Didn’t we just have Analog Sunset? And, what the heck is Digital Sunset?
Yes, it’s true that it seems that we just completed Analog Sunset — the retiring of everything analog (in mainstream technology, that is) and the realization that all things will become digital. That ended, believe it or not, like six years ago and now, at least with consumer TV and entertainment, all signals are digital. Yay!
Sure, we still have people using VGA, but think about how much HDMI and digital audio you do now compared to what you did in 2000.
So, if we’ve been in digital for six or so years, why would we already be talking about a Digital Sunset and what the heck is going to replace HDMI, DVI and DisplayPort?
Simple. The network.
2017 will most definitely be the year that you’ll see all sorts of things written — both from the press and from the manufacturers (or, at least the one’s getting ready for the AV-over-IP transition) about Digital Sunset and how signals will move from HDMI to the network.
OK, OK, I can hear a certain group of my readers already saying, “Hey, I am already doing networked AV via systems from SVSi (aka AMX) and AptoVision (aka everyone using the AptoVision chipset).” Yes, you are — and good for you! You are on the cusp of something big. Really big.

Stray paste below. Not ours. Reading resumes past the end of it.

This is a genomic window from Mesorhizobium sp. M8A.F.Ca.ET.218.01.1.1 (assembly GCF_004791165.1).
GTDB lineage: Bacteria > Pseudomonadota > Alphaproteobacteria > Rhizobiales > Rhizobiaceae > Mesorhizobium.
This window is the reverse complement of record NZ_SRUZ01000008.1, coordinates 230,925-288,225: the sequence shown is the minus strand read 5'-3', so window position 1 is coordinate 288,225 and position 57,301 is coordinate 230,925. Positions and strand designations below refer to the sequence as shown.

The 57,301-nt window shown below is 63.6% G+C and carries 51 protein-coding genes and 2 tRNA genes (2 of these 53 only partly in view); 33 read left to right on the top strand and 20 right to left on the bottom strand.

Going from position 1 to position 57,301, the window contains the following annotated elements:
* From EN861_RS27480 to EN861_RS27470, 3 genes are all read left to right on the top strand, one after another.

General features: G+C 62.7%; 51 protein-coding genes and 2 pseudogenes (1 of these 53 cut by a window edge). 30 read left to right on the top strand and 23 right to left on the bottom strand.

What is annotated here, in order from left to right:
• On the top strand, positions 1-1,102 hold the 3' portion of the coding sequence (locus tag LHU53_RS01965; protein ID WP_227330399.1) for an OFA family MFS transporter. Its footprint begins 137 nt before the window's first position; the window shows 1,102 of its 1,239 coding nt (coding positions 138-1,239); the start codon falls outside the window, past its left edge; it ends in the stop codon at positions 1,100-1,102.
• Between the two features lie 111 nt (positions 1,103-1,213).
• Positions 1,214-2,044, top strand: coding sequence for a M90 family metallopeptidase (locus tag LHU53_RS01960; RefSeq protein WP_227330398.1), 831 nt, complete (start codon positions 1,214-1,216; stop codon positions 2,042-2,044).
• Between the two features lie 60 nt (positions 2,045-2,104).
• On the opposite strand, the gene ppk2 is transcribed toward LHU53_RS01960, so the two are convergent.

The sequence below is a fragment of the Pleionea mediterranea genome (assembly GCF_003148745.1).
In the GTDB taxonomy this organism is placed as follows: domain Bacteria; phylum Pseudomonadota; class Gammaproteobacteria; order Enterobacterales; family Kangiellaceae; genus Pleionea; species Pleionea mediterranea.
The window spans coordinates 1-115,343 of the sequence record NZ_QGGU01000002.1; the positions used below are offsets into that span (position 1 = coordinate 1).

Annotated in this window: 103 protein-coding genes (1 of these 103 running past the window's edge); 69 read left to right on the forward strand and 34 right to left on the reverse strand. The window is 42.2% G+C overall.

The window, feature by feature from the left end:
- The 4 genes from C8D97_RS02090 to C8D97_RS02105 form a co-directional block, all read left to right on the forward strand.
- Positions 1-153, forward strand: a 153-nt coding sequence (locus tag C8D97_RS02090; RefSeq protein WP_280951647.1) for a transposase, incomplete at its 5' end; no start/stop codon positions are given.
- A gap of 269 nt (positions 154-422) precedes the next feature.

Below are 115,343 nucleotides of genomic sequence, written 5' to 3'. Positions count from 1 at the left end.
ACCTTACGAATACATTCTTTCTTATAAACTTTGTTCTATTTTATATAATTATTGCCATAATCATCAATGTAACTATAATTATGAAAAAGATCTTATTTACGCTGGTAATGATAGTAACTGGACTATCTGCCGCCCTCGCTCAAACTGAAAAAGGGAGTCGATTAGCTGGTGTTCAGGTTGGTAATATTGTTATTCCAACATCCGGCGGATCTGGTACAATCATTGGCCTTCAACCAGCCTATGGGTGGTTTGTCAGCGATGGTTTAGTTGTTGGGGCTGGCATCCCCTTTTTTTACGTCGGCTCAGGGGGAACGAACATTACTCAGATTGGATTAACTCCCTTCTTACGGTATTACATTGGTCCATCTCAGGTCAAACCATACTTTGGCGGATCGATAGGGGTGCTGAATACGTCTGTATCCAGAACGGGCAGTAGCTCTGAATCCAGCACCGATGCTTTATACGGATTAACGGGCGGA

AV-over-IP is just starting. And, it’s going to be C-O-M-P-L-I-C-A-T-E-D. Trust me on this one. You can compress 1080p from HDMI and run it down all sorts of network cables and get a decent-looking signal. Even compressed it looks pretty good when decompressed from most AV-over-IP systems on the market today. But, not with anything higher than 1080. Add a color-critical install and forget it. You need a network of at least 1 Gigabit and to do it right, you need a 25 Gigabit network, certainly if you’re doing 4K. Yep, 25 Gig! And, yes, Cisco already has them! Oh, and yes, they are fiber — you can’t do this with CATx cable — so that’s a good indicator of the quality of your current AV-over-IP system…
Can you compress it? Sure! Look, Roku and all those crappy 4K set-top boxes are doing it and, yes, you get 4K resolution — even when compressed — but the color is, well, sh*t. The elements of the signal fall apart when you look closely. And, blow it up to a bigger than 70” screen (the average “big, big-screen TV in a home today” then you’ll notice all the craptastic signal flaws. No, don’t buy the 4K Roku player or the 4K version of the Chromecast — both dubbed “Ultra.” They both suck.
So, we’ve got a long, long way to go to get good quality 4K through the pipeline of the average network — and many don’t think it’s going to happen until 1 Gig or even 10 Gig network switches are the norm. But, 2017 will be the year that even major manufacturers in the signal routing and distribution space introduce 4K over IP products — and most will have a family of products with various compression levels and quality option — it will just depend on how much you’re willing to spend to do it right.
You will get what you pay for in AV-over-IP.